~Karuna Das


Heal the Divide: The Weather Today, by David Hilder

Heal The Divide, Plays

Every week we will be sharing new plays by our Heal the Divide playwrights.  This week’s play is The Weather Today, by David Hilder, a playwright from NYC, NY. 

In this piece — which, yes, I wrote while in London (today) — I wanted to step back from everything and look at conversation, that lost art I so often miss in political discourse. I started out thinking about the weather and ended up with some sort of neo-Socratic dialogue, which wasn’t my aim, but that’s the great thing about writing: Being surprised.

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Heal the Divide: The Reality, by Mikki Russ

Heal The Divide, Plays

Every week we will be sharing new plays by our Heal the Divide playwrights.  This week’s play is The Reality, by Mikki Russ, a playwright from Prescott, AZ. 

Joe Arpaio has been a fixture in my life for many years, since I have been a long time resident of Arizona. I grew up in the state. I can’t recall a time he wasn’t Sherriff of Maricopa County. I agonized over this man in many ways over the years as he pinged from headline to headline like some bionic tiddlywink game piece alight with self-importance and profound malice. I was sitting at the kitchen table having coffee when I heard that Trump was getting ready to pardon Arpaio for his slap-on-the-wrist conviction (hard won though, as I am sure it was). I remember laughing aloud. I was sure the comment was in jest. I waited for the part of the statement that would confirm that a joke was unfolding a la’ SNL.  Nope.  And here we are.

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Heal the Divide: Rally, by Diana Burbano

Blog, Heal The Divide, Plays

Every week we will be sharing new plays by our Heal the Divide playwrights.  This week’s play is Rally, by Long Beach playwright Diana Burbano .

The tragedy in Charlottesville served to open a scar in America. The white supremacist movement has come out of their hidden corners and darkened basements, helped along by their leader in Washington. This in and of itself is frightening, but I hold out hope. There is also a strong and vocal resistance movement who have put their bodies on the line to defy those who would take this country into the dark ages. There has been loss, and likely will be more, but their defiance will serve as a beacon for others to come and stand against the darkness.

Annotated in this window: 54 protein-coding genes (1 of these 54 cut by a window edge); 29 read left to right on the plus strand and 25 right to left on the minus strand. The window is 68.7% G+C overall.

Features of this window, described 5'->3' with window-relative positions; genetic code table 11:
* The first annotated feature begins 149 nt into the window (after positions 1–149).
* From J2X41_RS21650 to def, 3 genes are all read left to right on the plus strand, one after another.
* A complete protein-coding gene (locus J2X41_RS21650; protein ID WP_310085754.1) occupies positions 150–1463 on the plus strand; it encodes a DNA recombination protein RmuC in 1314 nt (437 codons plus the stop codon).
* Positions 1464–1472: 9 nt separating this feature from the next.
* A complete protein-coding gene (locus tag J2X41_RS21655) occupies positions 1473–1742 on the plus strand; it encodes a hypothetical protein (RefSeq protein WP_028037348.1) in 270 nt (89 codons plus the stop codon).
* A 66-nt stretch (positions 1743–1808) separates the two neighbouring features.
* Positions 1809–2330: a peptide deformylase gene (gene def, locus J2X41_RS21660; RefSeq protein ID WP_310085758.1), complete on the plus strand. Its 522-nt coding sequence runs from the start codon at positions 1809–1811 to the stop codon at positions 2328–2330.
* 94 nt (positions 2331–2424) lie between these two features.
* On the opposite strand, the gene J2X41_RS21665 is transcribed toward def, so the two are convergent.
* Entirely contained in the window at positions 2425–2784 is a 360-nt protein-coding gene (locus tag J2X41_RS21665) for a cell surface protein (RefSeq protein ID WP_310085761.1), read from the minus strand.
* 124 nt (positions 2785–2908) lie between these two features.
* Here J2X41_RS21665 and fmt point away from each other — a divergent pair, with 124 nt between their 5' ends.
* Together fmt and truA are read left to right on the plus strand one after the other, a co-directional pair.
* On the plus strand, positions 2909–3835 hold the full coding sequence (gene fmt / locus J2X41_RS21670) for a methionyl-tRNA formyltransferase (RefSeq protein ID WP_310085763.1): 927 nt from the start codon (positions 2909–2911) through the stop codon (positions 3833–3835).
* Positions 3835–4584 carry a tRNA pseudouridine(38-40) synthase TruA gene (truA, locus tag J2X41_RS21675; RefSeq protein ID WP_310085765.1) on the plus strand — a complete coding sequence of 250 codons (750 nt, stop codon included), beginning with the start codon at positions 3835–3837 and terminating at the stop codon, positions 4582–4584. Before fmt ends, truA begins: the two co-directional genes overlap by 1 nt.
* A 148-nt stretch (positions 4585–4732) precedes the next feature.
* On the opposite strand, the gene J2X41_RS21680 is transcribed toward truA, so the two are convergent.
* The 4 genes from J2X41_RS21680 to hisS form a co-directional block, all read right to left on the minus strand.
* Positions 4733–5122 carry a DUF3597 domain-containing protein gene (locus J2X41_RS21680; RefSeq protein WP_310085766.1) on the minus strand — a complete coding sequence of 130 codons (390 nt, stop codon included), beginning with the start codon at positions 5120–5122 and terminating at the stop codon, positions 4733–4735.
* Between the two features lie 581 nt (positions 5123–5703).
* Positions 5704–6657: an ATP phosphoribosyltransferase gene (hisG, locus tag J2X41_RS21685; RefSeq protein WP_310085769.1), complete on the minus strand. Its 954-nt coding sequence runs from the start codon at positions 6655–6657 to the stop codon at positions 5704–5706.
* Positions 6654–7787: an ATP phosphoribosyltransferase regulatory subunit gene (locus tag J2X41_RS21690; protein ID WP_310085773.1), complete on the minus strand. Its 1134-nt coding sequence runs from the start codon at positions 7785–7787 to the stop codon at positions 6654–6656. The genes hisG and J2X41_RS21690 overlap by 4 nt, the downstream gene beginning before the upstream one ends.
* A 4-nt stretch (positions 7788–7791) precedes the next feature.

We MUST continue to be decent, and outspoken, and to protect each other, in spite of the evil that is trying to overwhelm our compassion.

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Heal the Divide: Dolphins, by Jen Huszcza

Blog, Heal The Divide, Plays

Every week we will be sharing new plays by our Heal the Divide playwrights.  This week’s play is Dolphins, by Los Angeles playwright Jen Huszcza.

I sail and race sailboats out of Marina del Rey. Sometimes, when we’re a mile out, I look back at the coast and think ten million people live there, but I don’t see them. However, all those humans cannot be denied.

One weekend after Valentine’s Day, I was out casually sailing with friends, and picked up a dozen mylar balloons floating on the water. Also, the amount of plastic pollution in the ocean has reached a staggering number. It’s not only plastic bags, but fish eat micro plastics. Guess who eats the fish?

For more info on the effects of ocean pollution, check out Heal the Bay , Reef Check, and 5 Gyres Institute.

I knew I wanted to do a play about ocean life for Heal the Divide, and I wanted to write about Dolphins. I often see dolphins when I sail. They make me happy. In creating my pod of dolphins, I wrote a ten minute play which requires thirteen actors. Such a large cast is a no-no in short play writing. I realize this kills any shot at a production, but a community of dolphins is inspiring not only in its joy, but also in its numbers.

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Heal the Divide: Between Love and Hate, by Taijee Bunch

Heal The Divide, Plays

Every week we will be sharing new plays by our Heal the Divide playwrights.  This week’s play is Between Love and Hate, by Southern Arkansas University student Taijee Bunch, a playwright from Lonoke, AR.

“I was inspired to write this piece from observing a problem that effected my childhood neighborhood that I grew up in. We faced a lot of problems with healthcare, domestic violence, and drug use. I focused on this because there are too many voices assuming what the black community goes through and shunning us when we speak out about it. I want this play to show that these are real things that the black community goes through and also to send a message to the black community that we must do better and work two times harder in this world.”

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Heal the Divide On Campus: An Opportunity for Inter-Collegiate Conversation Through Theatre

Blog, Heal The Divide

Protest Plays Project has initiated an online playwright residency to encourage theatrical conversation between communities.  This project is in its infancy, with our first round playwrights currently writing material as we invite theatres/theatre groups in each playwright’s community to consider presenting selected readings of short plays written for the project.  Our hope is that by introducing short, brand new plays inspired by each playwright’s community, we can cultivate empathy and engage in inter-community conversations about social issues currently at play in our nation.